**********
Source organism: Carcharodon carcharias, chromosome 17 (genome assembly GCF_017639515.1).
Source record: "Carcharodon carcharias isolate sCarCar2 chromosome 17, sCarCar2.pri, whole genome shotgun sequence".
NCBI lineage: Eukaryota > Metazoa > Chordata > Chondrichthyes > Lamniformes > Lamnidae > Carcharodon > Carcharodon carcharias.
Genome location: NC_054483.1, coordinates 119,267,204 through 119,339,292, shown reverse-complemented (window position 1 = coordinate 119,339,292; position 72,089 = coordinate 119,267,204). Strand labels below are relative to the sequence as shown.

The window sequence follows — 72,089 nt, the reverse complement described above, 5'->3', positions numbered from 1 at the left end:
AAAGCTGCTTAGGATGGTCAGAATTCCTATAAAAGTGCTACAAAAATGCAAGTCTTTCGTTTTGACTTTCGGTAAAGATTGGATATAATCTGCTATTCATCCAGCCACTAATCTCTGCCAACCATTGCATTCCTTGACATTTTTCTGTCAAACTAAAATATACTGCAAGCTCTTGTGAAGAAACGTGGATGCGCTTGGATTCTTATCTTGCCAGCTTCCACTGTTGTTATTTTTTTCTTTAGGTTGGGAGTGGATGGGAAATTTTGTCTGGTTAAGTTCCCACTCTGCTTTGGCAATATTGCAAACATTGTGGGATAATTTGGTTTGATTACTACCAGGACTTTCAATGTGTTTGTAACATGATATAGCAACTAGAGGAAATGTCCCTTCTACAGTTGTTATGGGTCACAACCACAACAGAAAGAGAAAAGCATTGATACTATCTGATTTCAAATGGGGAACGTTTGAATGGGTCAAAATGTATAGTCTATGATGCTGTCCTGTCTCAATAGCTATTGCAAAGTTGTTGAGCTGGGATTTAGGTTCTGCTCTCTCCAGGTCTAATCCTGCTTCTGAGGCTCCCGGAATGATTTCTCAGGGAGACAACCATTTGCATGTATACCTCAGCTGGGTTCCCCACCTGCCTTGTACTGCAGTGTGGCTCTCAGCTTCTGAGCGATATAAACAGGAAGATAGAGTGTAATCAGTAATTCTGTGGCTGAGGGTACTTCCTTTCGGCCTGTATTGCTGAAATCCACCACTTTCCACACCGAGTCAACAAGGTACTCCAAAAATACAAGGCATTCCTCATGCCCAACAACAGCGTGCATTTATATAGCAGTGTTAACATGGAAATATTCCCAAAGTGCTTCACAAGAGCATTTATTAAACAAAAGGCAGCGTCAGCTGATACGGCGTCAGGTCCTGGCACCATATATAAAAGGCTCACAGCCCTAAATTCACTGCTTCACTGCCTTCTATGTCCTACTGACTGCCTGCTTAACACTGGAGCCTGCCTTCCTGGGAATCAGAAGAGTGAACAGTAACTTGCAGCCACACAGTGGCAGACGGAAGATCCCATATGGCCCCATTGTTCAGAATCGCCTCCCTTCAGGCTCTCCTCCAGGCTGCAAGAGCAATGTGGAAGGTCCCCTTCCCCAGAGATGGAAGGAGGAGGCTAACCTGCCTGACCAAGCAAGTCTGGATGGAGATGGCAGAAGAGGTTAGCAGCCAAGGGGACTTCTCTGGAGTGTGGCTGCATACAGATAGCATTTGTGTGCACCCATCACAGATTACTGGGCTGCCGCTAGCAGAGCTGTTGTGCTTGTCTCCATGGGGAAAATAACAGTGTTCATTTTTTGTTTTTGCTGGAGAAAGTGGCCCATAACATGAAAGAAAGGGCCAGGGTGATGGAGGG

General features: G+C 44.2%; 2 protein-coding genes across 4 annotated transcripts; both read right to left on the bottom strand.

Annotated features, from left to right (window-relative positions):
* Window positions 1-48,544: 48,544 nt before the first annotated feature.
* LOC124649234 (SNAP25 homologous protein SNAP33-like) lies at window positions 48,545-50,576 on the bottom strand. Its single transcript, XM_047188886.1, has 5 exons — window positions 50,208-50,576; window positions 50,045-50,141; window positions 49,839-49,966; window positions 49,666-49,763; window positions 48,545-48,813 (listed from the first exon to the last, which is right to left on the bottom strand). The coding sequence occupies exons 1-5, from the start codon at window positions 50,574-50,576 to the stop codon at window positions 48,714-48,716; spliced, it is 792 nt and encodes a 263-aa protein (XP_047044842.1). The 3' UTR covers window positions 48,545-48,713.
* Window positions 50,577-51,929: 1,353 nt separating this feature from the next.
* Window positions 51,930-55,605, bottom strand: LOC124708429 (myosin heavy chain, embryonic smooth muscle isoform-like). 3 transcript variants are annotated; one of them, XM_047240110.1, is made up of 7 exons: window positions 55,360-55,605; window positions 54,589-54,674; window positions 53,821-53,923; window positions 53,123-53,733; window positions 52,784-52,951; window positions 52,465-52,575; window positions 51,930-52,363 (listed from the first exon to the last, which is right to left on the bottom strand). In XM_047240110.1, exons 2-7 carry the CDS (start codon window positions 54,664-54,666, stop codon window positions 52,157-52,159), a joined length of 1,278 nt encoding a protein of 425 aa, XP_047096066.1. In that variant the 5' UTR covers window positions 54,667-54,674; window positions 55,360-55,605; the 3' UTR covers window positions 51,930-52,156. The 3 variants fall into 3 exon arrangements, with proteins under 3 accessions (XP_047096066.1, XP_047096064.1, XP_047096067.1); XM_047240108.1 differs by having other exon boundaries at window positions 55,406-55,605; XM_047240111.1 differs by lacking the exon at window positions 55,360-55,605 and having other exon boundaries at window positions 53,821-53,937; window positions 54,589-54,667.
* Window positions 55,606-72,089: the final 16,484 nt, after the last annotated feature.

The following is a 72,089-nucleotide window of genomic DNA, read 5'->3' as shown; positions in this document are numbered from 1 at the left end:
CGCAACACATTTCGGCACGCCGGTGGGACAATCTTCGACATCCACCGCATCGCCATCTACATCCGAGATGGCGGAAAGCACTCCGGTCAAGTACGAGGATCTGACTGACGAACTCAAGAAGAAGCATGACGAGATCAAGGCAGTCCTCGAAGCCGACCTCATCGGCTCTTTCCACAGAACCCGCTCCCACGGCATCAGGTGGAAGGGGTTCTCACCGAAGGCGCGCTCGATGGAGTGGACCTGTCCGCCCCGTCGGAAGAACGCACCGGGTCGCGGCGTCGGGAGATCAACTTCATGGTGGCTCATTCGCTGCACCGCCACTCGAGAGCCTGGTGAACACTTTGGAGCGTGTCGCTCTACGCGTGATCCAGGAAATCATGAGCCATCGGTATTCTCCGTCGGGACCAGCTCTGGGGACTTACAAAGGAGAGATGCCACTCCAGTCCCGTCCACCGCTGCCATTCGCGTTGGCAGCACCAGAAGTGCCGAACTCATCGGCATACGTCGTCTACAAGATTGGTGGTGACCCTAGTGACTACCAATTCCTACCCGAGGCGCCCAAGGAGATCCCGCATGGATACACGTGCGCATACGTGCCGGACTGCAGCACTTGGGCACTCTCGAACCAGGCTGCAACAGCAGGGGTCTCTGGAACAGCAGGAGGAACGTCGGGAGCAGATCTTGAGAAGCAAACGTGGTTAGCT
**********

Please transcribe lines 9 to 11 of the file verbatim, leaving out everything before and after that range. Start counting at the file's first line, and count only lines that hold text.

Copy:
* Window positions 1-48,544: 48,544 nt before the first annotated feature.
* LOC124649234 (SNAP25 homologous protein SNAP33-like) lies at window positions 48,545-50,576 on the bottom strand. Its single transcript, XM_047188886.1, has 5 exons — window positions 50,208-50,576; window positions 50,045-50,141; window positions 49,839-49,966; window positions 49,666-49,763; window positions 48,545-48,813 (listed from the first exon to the last, which is right to left on the bottom strand). The coding sequence occupies exons 1-5, from the start codon at window positions 50,574-50,576 to the stop codon at window positions 48,714-48,716; spliced, it is 792 nt and encodes a 263-aa protein (XP_047044842.1). The 3' UTR covers window positions 48,545-48,713.
* Window positions 50,577-51,929: 1,353 nt separating this feature from the next.